Review by Kaja Rakušček. Proof-read by João N. S. Almeida. Link para o livro na loja Wook.
In Carmen Maria Machado’s The Husband Stitch, the unnamed narrator, a self-proclaimed “teller of stories,” wears a green ribbon around her neck. There is a secret behind this ribbon that she keeps from her husband even though he persistently claims that a wife “should have no secrets.” She firmly establishes that he and their son “can’t touch it” plenty of times to protect herself from the danger of losing her head (literally), but her fate is already established since “brides never fare well in stories.” This essay argues that intertextuality – the relationship between literary texts – and literary referentiality in general serve as structural elements that makes the readers draw parallels between the references found in the text and the narrator’s life events. Various urban legends, myths and retellings shape the story into a cautionary tale. The main narrative is often interrupted by intertextual elements and complex referentiality which foreshadow the narrator’s demise and contain morals that pertain to her life.
The first of those elements is the storyline’s resemblance to a classic coming-of-age novel. After meeting at a party, the 17-year-old narrator initiates the first contact by kissing her future husband and soon exclaims that she “know[s] that [they] are going to marry,” which reminds the reader of Romeo and Juliet’s young and reckless love, which did not end on a happy note. She acknowledges that “teaching her boy” and initiating contact as a woman “isn’t how things are done, but this is how [she is] going to do them.” By doing so, she subverts the gender roles acknowledged in the Bible: “wives should submit to their husbands in everything” (New International Version, Ephesians 5:24). This establishes a man as a leader and a woman as a submissive wife. Disruption of the established order causes her story to end tragically. The narrator is aware that her interest in sexuality and her embracing desire and attraction towards her future husband could be dangerous. She recalls a story in which a woman is punished because of her overt expression of sexuality. The narrator cannot help but wonder what this “magical thing” that caused that woman to be put in “a sanitarium” was. This “deviant pleasure” resembles the forbidden fruit from the biblical tale about the fall of humanity, which essentially transforms the narrator’s story into a cautionary tale about female desire.
The narrator is expected to love her husband despite all his mistakes because she is his wife, and to love their son just because she is his mother. She directly employs intertextuality in her retelling of a story about a “husband and wife killed by wolves”: their daughter was raised feral and was seen breastfeeding “two wolf cubs” that “bloodied her breasts.” She still loved them because they were supposedly her children. The narrator links this story to her childbirth experience; she feels her baby “clawing” inside her stomach, and after delivering their son, an “unmarked” baby without a ribbon, the doctor performs the “husband stitch”, an unnecessary extra suture that is done after a woman had given birth, sewing her up “nice and tight”, in order to increase the sexual pleasure of the husband. Despite her son “being a poor tenant,” resulting in her inability to “house another” child, the narrator still loves him despite all the pain that was inflicted on her, just like the feral woman loved her ‘children.’ Apart from that, the narrator assures her husband that she loves him “more than [he] can possibly know,” even after his perilous mistake of undoing her ribbon, which reveal the fantastical truth about it: that it was holding her body and head together. She knows that the fact that he is a good person “is the root of [her] hurt.” Condemning him would be easier if his positive values did not overpower his occasional brick-headedness. Her ability to endure suffering and forgive terrible mistakes transforms her into a martyr-like figure, willing to sacrifice everything for her family.In the end, the narrator becomes the cautionary tale about love herself by remaining ignorant of the morals of her own stories, and consequently literally losing her head because of love.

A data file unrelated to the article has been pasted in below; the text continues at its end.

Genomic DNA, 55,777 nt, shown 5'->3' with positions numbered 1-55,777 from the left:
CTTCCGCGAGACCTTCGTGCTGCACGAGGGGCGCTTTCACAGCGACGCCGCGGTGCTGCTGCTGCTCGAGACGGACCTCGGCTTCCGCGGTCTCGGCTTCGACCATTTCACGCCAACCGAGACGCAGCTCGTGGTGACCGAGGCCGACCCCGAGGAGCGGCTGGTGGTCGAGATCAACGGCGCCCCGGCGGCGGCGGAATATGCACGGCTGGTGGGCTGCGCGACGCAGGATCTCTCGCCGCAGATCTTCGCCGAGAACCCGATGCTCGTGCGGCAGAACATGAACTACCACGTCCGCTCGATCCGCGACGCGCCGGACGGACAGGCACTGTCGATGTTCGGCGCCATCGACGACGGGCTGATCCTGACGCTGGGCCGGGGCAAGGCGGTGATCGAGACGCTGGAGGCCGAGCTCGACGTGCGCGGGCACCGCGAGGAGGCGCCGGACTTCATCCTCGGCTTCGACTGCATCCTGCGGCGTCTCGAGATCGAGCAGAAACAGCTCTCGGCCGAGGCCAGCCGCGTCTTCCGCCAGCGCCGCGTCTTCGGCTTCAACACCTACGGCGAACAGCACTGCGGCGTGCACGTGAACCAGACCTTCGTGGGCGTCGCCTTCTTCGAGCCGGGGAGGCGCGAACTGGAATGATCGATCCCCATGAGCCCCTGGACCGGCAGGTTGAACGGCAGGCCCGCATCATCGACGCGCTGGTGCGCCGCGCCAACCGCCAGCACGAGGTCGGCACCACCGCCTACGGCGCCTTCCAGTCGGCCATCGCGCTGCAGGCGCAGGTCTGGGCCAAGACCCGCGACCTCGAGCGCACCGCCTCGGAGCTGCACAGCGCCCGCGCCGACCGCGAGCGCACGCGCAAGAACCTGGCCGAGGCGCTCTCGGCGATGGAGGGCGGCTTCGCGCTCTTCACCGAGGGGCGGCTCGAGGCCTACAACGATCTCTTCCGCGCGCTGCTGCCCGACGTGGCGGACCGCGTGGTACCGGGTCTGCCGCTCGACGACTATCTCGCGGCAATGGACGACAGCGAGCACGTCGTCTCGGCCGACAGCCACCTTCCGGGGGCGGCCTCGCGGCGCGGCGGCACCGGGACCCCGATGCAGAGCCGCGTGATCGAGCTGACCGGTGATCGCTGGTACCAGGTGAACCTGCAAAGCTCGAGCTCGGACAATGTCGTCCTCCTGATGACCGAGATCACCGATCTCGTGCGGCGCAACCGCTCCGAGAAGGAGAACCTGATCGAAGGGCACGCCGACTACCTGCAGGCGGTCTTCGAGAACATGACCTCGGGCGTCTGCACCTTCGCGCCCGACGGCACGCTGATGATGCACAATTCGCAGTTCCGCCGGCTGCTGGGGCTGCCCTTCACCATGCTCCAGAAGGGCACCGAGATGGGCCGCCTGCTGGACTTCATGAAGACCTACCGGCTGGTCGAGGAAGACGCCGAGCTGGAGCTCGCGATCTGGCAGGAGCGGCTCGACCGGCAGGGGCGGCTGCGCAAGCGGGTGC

The narrator warns us about the reality of her stories; among many cautionary tales there are a few misleading ones, but “[s]tories have this way of running together like raindrops in a pond. They are each borne from the clouds separately, but once they […] come together, there is no way to tell them apart.” By underlining that some stories seemingly seep into each other, she acknowledges that it is not possible to pinpoint where the wrong morals are located. This is how she removes herself from the narrative and warns us that we must approach the text critically. Machado wants us to find out the morals for ourselves, shaping us into active readers that develop their interpretations and make connections by trying to understand the references that she makes. The main moral is that the narrator’s impending demise is foreshadowed by the strong web of references that can be found, and especially through intertextuality: we could say that intertextuality in Carmen Maria Machado’s “The Husband Stitch” runs like a ribbon through the story and keeps it together.
- The Bible. New International Version. Biblica, consulted on May 25, 2020, https://www.biblica.com/bible/niv/ephesians/5/. 8.
- Machado, Carmen Maria. Her Body and Other Parties. Minneapolis: Graywolf Press, 2017. https://granta.com/the-husband-stitch/, 1-7, 9-22.